A technologist and community organizer based in Seattle, Colin Henry has devoted his career to the study and practice of building the best software possible for the enterprise, and leading teams for companies like Simply Measured, Apptio, and Opsware. He is currently building the engineering team for Cloud Foundry at HP. Colin holds a Bachelor of Science in Computer Science from Bloomsburg University of Pennsylvania and is an alumnus of the Software Product Management program at the University of Washington.
Developers are interested in developing new applications that are scalable, portable, resilient and update easily. In order to achieve this they often times look to adopt cloud services, a microservice architecture, and utilize twelve-factor app methodologies. However, it’s not as easy as just lifting and shifting your application to the cloud or splitting your application into smaller containers. It has to be designed, architected and written in a way that takes full advantage of these new technologies. Where do you start?
First be micro, which requires you to rewrite your application as microservices where each service does one thing really well. By breaking the application into smaller services it makes it easier to update and scale the services, which are key for a modern cloud-native application.
In order to best explain this, let’s take a look at a sample application called Northwind — an order processing app which provides a model and dataset to illustrate concepts in a typical order transaction process. For our purposes, this application has been written in Google’s Go (golang) programming language.
A traditional application would have everything in one process or single endpoint as shown below:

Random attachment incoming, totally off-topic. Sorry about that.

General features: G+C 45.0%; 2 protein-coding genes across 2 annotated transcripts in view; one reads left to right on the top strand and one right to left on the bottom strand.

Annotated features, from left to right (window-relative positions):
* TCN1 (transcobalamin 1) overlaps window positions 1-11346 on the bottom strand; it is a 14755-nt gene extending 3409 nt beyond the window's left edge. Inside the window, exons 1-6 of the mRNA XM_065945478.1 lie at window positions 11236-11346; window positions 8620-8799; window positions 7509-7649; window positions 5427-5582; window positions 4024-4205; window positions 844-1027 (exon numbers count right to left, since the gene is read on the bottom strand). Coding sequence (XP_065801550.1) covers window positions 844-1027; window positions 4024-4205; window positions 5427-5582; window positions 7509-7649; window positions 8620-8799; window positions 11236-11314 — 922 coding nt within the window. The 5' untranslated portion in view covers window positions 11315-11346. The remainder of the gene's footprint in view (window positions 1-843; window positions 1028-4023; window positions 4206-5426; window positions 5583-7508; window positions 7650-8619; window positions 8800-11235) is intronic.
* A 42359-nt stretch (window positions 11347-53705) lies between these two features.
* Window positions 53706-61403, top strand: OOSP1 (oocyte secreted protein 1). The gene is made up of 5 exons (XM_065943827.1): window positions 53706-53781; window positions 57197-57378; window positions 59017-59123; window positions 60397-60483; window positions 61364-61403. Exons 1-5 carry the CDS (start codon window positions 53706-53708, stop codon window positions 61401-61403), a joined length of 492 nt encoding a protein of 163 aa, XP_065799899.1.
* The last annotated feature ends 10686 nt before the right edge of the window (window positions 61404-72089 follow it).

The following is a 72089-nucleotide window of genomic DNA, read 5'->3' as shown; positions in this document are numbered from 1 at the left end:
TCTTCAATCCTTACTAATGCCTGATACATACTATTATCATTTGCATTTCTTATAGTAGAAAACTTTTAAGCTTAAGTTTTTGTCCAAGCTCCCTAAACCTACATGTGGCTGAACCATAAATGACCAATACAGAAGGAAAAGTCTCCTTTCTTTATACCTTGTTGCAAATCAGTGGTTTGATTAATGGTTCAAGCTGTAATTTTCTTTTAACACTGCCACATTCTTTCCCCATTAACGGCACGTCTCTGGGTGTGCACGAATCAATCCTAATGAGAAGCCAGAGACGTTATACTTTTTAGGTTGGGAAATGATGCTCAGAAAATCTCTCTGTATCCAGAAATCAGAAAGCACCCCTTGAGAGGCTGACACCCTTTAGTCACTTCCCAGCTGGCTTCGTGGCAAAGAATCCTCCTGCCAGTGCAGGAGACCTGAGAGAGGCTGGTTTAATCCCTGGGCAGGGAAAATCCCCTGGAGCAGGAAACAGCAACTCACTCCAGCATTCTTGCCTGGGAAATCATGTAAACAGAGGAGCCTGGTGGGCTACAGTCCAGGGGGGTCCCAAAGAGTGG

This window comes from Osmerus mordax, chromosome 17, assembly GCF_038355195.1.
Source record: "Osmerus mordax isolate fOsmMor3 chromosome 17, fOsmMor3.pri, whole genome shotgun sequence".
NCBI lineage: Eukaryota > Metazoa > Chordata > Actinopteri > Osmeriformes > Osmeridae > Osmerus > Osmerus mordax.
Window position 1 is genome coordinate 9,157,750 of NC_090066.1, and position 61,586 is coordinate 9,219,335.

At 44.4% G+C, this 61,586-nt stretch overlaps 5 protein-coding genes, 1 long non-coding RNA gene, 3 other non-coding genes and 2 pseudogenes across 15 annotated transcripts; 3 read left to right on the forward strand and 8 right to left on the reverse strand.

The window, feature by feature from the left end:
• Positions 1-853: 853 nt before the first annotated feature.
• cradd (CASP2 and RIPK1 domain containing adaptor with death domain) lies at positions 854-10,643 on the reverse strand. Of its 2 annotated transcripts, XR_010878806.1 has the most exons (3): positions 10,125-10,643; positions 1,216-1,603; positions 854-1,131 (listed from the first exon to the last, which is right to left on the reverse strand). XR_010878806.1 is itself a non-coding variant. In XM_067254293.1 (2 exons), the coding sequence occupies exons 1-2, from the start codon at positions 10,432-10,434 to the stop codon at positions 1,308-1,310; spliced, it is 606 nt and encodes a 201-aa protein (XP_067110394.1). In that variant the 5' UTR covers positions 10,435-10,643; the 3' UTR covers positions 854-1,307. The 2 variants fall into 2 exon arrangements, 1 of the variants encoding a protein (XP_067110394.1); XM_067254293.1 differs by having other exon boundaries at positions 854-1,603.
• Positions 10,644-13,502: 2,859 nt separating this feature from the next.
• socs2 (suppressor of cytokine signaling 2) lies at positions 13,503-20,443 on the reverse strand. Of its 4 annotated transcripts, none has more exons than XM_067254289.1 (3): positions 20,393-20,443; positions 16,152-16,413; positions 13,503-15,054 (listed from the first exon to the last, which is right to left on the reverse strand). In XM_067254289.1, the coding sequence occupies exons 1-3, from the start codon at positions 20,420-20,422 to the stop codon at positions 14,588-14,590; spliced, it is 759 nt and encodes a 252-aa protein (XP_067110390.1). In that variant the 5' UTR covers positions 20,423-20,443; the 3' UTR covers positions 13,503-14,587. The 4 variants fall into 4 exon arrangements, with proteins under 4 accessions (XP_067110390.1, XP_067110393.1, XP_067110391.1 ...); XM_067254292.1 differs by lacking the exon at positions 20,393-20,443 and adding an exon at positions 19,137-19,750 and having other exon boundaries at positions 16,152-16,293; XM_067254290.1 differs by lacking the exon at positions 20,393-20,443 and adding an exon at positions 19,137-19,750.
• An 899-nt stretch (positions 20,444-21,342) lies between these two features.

For many applications, a monolithic design is okay and unavoidable due to its original architectural design and dependencies. However, in order to take advantage of cloud economies of scale, the application should be redesigned. One way to do this is to split the application into individual services or microservices. By splitting the application into smaller services, greater flexibility and scalability of the application is allowed. Developers are able to change code easily for each individual service without impacting other services. Also, when the application is deployed into production, these individual components are able to scale independently, depending on certain performance characteristics.
In the above example, the same Northwind sample application is broken down into individual components, as well as modernized to be a “single page application,” allowing the application to redraw any part of the UI without requiring a server roundtrip to retrieve the HTML. This is achieved by separating the data from the presentation of the data by having, in this example, an API service to handle the data and user requests.
Next, be explicit about your code dependencies and your relationship with backend services. When developing cloud-native applications, it is important to have consistent libraries and systems used across dev/test and production, by explicitly declaring and isolating dependencies. This is typically done through a dependency declaration manifest file, such as a Ruby Gemfile, .NET Solutions file or a JAVA Maven file. In Cloud Foundry, buildpacks provide framework and runtime dependencies for the application. Below is an example of dependencies for the Northwind order service application written in golang, such as the web services, environment variables and the messaging service.
These are all part of the Cloud Foundry golang buildpack, and when the application is pushed to Cloud Foundry, Cloud Foundry will pull the latest revision and deploy those libraries along with the Northwind application. Since Cloud Foundry takes care of managing these dependencies, it helps to ensure consistency across varying development, test and production environments. When developing cloud-native applications it is key to isolate dependencies, and Cloud Foundry takes the guess work out of managing dependencies with it’s implementation of buildpacks.